Two-thirds of new investors in China’s recent stock market rally didn’t finish high school according to economists at Bloomberg.
The Shanghai Composite Index, arguably the country’s most important stock market, has been on a roll since mid-2014 and shows no sign of stopping. This has puzzled economists given that China’s economy has of late shown some serious signs of weakness.
On Friday, Bloomberg economist Tom Orlik posted the following image to his Twitter account, potentially shedding light on what is fueling the Chinese equity bull market.
More than two thirds of new investors in China equities have less than high school education, survey shows pic.twitter.com/0y1tCvtHhw
— Tom Orlik (@TomOrlik) March 27, 2015
The data for Tom Orlik’s post comes from a quarterly national survey of household assets and income conducted by Gan Li of the Southwestern University of Finance and Economics. Figures indicate that 67.6% of all households who opened accounts in the past quarter haven’t even graduated from high school.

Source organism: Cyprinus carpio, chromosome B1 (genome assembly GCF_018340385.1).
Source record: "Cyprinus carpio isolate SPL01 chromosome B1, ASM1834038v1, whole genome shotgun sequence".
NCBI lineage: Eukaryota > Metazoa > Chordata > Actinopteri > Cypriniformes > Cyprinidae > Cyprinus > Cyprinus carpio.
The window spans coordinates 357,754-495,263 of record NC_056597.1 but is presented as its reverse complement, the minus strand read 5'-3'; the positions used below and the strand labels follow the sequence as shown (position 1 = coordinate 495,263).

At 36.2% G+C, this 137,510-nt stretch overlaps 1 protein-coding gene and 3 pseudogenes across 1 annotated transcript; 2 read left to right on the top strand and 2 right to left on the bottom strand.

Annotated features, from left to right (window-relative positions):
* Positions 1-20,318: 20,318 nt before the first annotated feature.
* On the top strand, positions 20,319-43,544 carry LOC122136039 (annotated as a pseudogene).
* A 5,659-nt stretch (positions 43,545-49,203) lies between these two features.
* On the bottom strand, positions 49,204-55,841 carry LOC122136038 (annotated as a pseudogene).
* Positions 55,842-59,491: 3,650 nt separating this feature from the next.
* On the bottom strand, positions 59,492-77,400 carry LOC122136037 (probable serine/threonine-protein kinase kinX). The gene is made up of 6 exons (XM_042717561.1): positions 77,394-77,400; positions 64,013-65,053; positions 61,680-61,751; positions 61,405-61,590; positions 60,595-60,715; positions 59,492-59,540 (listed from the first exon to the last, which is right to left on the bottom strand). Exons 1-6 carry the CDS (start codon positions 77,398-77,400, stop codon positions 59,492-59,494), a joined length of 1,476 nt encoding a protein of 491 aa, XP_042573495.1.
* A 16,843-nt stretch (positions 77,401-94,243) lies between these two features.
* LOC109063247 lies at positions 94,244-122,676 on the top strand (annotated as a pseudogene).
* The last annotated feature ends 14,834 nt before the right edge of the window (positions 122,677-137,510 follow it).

Speaking to Quartz, Orlik said “the significance of the relatively low education level of new investors, I think, is that it suggests relatively inexperienced retail investors are driving the rally. That underlines concerns that it’s a rally divorced from the fundamentals of profit and growth.”
The recent performance of the Shanghai Composite Index
For retail investors in China there are few options when it comes to finding a healthy return. With strict regulations preventing investment overseas and the real estate market looking bloated, it was only inevitable that money was going to be thrown at the stock market.
Previously on Shanghaiist:
China to accelerate reform and opening up of the renminbi
China surpasses Japan as world’s second-largest stock market
Free trade zone speculation fuels 275 billion yuan bubble for stocks with ‘Shanghai’ in name
By Dominic Jackson
[Graph via Yahoo Finance]